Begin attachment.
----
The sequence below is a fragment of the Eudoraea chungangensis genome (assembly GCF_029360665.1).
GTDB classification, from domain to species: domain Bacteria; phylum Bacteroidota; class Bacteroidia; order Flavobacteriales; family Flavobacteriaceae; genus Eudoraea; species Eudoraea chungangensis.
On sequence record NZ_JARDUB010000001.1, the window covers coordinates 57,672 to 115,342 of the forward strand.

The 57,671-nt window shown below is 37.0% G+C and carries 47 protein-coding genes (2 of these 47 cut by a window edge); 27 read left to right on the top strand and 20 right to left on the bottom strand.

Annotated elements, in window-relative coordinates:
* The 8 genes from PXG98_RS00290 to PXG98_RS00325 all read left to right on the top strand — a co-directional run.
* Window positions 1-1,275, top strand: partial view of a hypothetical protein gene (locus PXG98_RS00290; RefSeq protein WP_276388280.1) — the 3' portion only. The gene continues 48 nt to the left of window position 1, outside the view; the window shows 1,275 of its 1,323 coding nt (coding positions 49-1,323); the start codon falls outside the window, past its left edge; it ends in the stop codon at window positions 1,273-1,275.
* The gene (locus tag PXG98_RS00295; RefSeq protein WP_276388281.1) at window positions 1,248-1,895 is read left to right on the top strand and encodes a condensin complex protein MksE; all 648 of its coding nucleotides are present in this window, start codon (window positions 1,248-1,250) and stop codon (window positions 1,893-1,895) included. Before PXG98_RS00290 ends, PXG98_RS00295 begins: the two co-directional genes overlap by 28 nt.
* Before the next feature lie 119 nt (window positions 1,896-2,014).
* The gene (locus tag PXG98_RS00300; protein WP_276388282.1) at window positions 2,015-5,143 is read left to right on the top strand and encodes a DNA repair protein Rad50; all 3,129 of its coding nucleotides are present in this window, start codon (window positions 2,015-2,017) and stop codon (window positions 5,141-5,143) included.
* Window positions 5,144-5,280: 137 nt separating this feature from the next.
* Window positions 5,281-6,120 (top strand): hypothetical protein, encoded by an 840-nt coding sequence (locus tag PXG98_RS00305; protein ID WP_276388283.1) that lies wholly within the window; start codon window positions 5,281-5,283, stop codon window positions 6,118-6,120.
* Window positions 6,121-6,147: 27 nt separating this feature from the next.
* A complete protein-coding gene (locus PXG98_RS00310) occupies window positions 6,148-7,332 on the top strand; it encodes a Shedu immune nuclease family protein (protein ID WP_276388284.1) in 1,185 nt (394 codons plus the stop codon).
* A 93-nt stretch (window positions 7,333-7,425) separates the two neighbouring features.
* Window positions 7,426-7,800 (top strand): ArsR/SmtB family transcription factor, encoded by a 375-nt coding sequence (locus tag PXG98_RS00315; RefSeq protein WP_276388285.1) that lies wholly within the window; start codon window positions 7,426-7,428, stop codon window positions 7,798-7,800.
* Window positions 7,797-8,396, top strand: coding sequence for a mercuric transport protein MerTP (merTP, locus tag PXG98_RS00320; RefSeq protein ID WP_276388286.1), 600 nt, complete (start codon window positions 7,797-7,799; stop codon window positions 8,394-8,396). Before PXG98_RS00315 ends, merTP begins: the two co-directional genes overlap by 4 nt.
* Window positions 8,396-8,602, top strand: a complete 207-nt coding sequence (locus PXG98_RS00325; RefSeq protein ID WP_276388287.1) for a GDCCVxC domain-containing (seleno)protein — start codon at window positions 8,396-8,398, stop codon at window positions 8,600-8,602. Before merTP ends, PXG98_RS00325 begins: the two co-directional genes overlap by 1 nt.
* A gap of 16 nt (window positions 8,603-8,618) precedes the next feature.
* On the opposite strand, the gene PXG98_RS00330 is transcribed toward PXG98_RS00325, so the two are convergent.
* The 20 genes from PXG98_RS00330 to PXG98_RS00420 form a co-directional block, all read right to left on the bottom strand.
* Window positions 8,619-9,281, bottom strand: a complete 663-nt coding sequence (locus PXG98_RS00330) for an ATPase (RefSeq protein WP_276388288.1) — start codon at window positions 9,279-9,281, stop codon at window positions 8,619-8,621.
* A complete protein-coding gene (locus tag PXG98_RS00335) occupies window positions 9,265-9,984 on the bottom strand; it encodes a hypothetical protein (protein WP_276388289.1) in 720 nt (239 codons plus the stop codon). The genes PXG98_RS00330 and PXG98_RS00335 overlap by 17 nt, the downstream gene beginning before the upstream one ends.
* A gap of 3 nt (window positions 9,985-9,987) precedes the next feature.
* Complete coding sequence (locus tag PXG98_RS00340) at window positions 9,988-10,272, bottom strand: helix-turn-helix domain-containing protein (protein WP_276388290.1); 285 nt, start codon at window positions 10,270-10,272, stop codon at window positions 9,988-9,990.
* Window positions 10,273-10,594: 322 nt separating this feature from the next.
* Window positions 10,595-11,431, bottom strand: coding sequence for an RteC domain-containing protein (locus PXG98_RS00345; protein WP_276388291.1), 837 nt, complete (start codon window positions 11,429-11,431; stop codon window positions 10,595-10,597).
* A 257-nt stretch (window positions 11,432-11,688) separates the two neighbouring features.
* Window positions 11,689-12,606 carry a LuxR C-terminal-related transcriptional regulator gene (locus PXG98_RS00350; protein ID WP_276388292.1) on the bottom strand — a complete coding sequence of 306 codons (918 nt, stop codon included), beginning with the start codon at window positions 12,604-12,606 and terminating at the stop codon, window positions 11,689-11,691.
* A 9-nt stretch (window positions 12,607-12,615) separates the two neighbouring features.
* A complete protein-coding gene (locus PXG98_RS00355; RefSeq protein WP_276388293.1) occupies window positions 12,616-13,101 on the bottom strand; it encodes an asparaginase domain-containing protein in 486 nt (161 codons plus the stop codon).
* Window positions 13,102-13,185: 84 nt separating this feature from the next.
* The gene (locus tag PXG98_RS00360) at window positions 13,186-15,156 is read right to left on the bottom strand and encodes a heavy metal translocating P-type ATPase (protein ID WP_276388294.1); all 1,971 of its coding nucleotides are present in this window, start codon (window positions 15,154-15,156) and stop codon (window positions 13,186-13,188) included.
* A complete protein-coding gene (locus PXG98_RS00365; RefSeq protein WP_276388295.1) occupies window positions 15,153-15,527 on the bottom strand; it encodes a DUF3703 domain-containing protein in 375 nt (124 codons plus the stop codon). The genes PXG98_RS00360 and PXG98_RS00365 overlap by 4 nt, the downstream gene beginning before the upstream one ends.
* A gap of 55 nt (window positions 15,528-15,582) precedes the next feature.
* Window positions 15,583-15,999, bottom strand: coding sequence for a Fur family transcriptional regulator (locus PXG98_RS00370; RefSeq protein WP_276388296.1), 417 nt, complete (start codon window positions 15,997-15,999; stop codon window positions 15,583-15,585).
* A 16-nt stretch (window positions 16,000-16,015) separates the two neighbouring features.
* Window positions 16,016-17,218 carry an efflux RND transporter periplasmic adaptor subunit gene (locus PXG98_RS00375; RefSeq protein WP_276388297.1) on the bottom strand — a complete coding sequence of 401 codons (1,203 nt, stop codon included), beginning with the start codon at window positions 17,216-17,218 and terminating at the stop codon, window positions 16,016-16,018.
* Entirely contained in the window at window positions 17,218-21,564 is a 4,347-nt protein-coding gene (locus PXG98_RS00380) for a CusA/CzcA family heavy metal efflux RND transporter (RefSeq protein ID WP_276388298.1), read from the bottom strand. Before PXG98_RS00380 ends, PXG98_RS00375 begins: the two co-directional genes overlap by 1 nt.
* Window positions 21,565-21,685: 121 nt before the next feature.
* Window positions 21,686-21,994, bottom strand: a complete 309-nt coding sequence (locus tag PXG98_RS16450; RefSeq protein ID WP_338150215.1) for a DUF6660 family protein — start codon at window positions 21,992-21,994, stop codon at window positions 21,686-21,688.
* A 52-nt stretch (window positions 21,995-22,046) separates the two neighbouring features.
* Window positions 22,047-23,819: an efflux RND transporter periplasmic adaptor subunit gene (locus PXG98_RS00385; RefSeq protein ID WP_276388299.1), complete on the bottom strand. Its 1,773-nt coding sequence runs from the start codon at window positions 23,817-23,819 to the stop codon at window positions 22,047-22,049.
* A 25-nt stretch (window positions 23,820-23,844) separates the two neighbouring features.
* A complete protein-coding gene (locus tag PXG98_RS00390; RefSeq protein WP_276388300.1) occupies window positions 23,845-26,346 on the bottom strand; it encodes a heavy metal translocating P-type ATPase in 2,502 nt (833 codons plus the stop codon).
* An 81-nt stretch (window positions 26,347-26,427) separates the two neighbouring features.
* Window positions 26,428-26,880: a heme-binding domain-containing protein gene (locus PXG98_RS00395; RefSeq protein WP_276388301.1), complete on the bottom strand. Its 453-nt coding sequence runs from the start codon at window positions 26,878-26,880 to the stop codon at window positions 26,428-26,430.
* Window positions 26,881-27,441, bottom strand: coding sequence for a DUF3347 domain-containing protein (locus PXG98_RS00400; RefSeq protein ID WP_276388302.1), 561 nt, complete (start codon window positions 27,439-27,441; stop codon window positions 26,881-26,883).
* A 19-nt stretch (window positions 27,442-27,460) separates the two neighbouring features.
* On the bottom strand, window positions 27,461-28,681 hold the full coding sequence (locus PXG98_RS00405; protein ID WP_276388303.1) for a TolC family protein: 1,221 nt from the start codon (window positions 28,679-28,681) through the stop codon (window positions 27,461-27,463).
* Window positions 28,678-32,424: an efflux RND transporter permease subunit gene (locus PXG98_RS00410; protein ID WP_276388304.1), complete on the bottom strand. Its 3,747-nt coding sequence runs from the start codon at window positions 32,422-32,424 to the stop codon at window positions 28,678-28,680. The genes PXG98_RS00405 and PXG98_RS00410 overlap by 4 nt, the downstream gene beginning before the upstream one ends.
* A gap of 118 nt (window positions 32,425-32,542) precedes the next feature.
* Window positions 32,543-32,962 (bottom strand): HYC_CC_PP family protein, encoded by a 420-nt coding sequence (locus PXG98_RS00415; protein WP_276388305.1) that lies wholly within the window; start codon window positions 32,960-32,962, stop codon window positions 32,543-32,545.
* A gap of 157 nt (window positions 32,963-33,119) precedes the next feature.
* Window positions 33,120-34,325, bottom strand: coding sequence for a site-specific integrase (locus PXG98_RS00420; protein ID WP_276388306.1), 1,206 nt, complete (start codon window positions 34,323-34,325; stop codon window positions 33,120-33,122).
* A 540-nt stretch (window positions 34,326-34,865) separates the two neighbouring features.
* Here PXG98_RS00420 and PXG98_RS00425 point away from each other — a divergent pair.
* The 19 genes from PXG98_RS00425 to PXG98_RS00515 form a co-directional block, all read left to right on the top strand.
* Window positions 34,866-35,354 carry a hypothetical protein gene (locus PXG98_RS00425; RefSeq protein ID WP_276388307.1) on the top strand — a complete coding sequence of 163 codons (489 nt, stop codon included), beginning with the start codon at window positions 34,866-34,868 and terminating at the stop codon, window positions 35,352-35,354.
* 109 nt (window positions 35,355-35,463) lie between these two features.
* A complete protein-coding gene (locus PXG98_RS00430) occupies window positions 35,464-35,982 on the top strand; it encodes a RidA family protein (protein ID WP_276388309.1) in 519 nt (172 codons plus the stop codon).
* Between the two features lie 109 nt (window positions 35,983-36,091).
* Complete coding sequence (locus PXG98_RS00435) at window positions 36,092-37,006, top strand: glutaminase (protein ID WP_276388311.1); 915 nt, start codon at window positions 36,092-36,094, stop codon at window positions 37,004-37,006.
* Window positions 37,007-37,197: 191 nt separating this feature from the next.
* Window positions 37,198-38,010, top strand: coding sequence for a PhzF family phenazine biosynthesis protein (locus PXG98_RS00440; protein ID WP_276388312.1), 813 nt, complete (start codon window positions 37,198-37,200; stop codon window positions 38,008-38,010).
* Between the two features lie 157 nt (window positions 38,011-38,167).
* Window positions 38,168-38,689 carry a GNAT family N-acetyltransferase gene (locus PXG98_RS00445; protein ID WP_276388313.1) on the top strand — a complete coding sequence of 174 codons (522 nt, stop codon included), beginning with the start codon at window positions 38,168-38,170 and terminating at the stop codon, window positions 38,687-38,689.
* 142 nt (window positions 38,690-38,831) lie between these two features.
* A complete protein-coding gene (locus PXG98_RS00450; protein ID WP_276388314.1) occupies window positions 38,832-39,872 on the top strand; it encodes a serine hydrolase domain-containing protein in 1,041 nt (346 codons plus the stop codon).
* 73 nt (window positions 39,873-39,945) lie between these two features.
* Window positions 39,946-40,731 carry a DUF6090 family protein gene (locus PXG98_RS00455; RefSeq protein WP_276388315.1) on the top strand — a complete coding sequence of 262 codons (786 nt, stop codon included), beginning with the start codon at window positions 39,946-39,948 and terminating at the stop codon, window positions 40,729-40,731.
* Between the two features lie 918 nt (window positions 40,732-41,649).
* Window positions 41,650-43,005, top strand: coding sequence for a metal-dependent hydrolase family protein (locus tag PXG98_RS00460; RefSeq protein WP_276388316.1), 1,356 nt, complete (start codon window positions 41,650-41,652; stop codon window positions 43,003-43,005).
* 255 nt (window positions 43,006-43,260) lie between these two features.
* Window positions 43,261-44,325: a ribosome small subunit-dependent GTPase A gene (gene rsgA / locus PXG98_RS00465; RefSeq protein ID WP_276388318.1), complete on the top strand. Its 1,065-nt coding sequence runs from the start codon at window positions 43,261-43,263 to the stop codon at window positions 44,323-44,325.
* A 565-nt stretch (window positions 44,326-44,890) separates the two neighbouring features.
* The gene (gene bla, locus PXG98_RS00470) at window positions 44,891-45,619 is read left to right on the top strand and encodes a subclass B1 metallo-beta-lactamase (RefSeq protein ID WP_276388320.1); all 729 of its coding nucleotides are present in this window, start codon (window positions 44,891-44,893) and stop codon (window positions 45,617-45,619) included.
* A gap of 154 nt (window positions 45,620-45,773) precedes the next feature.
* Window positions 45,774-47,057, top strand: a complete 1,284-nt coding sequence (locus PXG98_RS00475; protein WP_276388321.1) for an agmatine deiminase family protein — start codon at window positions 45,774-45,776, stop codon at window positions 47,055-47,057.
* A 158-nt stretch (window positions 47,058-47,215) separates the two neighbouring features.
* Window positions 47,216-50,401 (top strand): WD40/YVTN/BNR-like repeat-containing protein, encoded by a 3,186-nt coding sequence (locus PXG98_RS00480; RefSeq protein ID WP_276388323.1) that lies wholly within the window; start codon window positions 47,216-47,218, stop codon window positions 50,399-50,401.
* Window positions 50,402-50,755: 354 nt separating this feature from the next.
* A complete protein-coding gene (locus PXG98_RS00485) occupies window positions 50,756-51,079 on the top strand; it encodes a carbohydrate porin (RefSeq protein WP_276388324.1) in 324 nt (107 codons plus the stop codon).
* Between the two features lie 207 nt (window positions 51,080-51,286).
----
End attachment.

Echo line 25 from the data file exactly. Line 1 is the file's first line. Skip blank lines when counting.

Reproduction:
* Complete coding sequence (locus tag PXG98_RS00340) at window positions 9,988-10,272, bottom strand: helix-turn-helix domain-containing protein (protein WP_276388290.1); 285 nt, start codon at window positions 10,270-10,272, stop codon at window positions 9,988-9,990.